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Florida Vacation Safety Tips | Shark Attacks

Posted by Pinky and Brain on 2nd Nov 2016

Image result for bull shark attack

Sharks are terrifying ocean hunters, but people are rarely on their daily menu. In fact, the odds of a shark attack are rather low. Nonetheless, if precautions aren't taken sharks can be bad news, and anyone who entering their neighborhood should hold a healthy respect for these fearsome predators. If going into waters populated by sharks, it's a good idea to know how to fend off a shark attack, and it's even more important to know how to decrease the risk of an attack beforehand.

The best way to avoid a shark attack is to stay away from where sharks normally lurk. Sharks are not limited to the ocean, they are also found in estuaries and coastal rivers and lakes. The Bull shark, for example, can be found even in fresh water, and these large predators have also been known to travel water channels far inland. In some cases, they have been spotted as far as up to 2,500 miles (4,000 km) inland in the Mississippi River as Illinois.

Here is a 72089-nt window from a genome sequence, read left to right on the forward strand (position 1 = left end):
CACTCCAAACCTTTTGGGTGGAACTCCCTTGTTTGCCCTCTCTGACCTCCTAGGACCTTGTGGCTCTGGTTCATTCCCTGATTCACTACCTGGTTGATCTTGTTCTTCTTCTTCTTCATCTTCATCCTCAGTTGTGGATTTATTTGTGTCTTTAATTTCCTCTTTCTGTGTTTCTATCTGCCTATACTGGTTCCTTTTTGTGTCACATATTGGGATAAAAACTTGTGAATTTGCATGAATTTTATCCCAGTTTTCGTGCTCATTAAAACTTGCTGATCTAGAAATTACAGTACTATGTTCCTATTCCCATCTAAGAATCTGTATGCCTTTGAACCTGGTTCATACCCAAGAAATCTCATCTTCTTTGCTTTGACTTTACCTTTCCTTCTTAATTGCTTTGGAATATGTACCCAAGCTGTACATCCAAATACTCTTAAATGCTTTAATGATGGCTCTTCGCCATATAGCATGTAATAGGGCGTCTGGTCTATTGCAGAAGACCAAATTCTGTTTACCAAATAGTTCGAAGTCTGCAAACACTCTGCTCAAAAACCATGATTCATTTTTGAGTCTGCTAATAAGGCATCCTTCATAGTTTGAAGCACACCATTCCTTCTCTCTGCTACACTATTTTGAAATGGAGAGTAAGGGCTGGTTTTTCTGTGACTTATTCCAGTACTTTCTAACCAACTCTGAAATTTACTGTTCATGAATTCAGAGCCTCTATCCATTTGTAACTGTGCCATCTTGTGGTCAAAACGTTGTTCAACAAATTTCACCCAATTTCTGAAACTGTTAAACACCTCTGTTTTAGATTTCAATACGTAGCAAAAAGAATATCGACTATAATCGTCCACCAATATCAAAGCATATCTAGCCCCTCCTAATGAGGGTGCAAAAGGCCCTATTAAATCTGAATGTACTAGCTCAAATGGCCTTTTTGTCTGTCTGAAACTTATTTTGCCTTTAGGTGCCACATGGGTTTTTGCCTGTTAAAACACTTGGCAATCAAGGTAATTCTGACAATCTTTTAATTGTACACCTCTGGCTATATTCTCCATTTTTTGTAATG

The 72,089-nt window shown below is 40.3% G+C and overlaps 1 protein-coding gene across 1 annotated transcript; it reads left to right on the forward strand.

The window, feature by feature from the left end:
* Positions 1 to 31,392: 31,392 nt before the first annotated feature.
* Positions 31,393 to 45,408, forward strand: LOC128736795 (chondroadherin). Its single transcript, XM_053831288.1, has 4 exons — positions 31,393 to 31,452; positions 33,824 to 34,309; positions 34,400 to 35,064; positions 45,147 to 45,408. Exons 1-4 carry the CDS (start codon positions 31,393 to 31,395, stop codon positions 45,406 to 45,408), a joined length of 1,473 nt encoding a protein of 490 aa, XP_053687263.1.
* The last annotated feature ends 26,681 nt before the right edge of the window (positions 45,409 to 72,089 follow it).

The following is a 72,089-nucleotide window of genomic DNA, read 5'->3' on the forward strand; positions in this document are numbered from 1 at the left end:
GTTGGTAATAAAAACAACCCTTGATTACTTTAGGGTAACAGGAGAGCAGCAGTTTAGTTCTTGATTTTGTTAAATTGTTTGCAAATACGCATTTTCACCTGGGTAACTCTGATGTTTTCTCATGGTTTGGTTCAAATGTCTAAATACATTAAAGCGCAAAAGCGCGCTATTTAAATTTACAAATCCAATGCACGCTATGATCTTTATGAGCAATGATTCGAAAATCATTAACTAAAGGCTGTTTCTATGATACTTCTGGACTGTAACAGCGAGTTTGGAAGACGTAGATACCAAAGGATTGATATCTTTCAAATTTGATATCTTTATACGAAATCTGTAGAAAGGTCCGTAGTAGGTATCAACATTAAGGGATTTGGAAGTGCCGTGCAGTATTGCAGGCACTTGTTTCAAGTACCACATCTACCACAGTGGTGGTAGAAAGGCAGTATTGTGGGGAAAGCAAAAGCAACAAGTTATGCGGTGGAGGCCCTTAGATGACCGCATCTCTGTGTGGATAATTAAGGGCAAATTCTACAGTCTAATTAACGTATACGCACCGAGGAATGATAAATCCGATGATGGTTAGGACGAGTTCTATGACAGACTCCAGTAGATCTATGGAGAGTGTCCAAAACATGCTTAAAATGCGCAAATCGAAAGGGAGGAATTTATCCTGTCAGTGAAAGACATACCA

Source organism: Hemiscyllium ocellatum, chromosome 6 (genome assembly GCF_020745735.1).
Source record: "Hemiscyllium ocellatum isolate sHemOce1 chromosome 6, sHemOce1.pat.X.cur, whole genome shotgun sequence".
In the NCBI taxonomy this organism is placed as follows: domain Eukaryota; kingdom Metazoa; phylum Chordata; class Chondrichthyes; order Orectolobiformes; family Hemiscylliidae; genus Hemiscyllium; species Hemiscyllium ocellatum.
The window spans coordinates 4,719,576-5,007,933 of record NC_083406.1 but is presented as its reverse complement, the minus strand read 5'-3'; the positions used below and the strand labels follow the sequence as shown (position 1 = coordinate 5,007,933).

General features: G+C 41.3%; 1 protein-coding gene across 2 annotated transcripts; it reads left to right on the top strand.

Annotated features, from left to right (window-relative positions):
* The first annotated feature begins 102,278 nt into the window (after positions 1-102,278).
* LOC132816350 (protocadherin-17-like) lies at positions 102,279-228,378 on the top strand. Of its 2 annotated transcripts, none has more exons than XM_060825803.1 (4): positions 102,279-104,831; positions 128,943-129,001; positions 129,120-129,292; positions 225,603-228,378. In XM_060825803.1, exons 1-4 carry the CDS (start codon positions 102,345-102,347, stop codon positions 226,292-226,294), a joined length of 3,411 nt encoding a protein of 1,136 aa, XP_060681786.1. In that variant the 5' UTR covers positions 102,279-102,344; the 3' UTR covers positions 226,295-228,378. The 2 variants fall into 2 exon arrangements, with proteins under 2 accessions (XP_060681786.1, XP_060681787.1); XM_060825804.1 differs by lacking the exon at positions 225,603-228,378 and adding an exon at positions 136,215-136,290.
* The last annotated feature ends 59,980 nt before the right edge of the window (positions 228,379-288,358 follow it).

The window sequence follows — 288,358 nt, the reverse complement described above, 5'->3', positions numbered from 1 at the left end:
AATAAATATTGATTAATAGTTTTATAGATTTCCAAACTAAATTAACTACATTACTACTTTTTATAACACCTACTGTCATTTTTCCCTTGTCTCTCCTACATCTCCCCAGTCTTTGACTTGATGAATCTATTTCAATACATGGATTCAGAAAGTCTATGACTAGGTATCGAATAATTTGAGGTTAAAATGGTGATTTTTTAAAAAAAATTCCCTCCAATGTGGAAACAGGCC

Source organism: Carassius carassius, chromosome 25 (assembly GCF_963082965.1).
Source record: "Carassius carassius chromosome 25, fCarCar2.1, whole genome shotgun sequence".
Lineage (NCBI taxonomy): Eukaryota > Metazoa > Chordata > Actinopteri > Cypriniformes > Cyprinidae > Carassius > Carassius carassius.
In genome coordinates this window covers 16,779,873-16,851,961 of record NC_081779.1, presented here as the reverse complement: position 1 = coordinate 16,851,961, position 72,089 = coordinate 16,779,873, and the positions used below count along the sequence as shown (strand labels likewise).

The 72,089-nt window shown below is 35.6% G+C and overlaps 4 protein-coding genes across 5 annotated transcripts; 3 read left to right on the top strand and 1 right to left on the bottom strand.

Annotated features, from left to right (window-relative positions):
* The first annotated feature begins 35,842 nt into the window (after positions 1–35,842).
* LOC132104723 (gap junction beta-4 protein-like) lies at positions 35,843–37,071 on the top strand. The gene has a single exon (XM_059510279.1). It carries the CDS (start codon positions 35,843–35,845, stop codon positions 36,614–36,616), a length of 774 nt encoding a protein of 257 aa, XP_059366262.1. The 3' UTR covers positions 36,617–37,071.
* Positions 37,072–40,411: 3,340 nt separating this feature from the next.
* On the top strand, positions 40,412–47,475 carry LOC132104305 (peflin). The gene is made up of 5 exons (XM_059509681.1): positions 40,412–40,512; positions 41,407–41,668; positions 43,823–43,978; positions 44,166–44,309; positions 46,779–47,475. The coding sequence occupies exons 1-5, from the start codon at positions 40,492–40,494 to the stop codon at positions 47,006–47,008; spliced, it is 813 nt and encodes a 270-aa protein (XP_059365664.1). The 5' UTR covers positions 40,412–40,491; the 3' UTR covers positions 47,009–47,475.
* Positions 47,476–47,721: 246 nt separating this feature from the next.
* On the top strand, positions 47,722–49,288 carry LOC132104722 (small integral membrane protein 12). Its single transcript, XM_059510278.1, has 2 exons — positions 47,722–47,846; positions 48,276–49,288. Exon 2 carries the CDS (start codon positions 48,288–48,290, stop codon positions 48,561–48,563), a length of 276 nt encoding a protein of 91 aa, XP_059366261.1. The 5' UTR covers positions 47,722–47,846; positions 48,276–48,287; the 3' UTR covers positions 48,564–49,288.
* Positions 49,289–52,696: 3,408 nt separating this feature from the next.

Avoid deep drop-offs as well as the areas in between sandbars. Both are preferred hunting areas for sharks. Avoid contaminated waters near sewage discharges. Sharks have a keen sense of smell and will naturally be attracted to these areas. Stay away from the nearby fishing action. Sharks often like to nibble on fisherman's bait. Additionally, the smell of discarded fish remains acts as a powerful attractant. Sharks are equally attracted to other fish feeding areas. Watch for seabirds diving into the water, this indicates feeding activity and is an area to avoid.

Stick to non-bright swimming suits.

Bright or shiny colors can draw sharks. Don't wear jewelry, because their reflection may be perceived by sharks as fish's scales, and put you on the lunch menu. 

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